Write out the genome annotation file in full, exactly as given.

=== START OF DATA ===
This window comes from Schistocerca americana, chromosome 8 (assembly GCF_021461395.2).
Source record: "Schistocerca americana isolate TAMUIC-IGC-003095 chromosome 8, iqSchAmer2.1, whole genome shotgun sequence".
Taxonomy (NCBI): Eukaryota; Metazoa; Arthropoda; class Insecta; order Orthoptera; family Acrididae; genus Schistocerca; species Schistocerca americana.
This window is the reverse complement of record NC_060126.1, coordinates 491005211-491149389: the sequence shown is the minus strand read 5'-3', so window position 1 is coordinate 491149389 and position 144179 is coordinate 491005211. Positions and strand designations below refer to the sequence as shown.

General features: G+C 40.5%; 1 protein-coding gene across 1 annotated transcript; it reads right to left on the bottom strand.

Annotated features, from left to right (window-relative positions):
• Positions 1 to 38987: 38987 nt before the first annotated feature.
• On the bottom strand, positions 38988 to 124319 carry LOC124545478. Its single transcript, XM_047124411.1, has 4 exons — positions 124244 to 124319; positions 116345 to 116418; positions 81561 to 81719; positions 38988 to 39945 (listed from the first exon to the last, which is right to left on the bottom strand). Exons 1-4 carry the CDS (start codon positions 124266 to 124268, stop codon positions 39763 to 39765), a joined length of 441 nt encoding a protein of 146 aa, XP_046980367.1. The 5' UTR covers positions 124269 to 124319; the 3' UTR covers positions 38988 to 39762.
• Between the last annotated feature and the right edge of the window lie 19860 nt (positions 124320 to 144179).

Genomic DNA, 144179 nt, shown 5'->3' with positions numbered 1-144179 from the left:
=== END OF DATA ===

This window comes from Schistocerca americana, chromosome 8 (assembly GCF_021461395.2).
Source record: "Schistocerca americana isolate TAMUIC-IGC-003095 chromosome 8, iqSchAmer2.1, whole genome shotgun sequence".
Taxonomy (NCBI): Eukaryota; Metazoa; Arthropoda; class Insecta; order Orthoptera; family Acrididae; genus Schistocerca; species Schistocerca americana.
This window is the reverse complement of record NC_060126.1, coordinates 491005211-491149389: the sequence shown is the minus strand read 5'-3', so window position 1 is coordinate 491149389 and position 144179 is coordinate 491005211. Positions and strand designations below refer to the sequence as shown.

General features: G+C 40.5%; 1 protein-coding gene across 1 annotated transcript; it reads right to left on the bottom strand.

Annotated features, from left to right (window-relative positions):
• Positions 1 to 38987: 38987 nt before the first annotated feature.
• On the bottom strand, positions 38988 to 124319 carry LOC124545478. Its single transcript, XM_047124411.1, has 4 exons — positions 124244 to 124319; positions 116345 to 116418; positions 81561 to 81719; positions 38988 to 39945 (listed from the first exon to the last, which is right to left on the bottom strand). Exons 1-4 carry the CDS (start codon positions 124266 to 124268, stop codon positions 39763 to 39765), a joined length of 441 nt encoding a protein of 146 aa, XP_046980367.1. The 5' UTR covers positions 124269 to 124319; the 3' UTR covers positions 38988 to 39762.
• Between the last annotated feature and the right edge of the window lie 19860 nt (positions 124320 to 144179).

Genomic DNA, 144179 nt, shown 5'->3' with positions numbered 1-144179 from the left: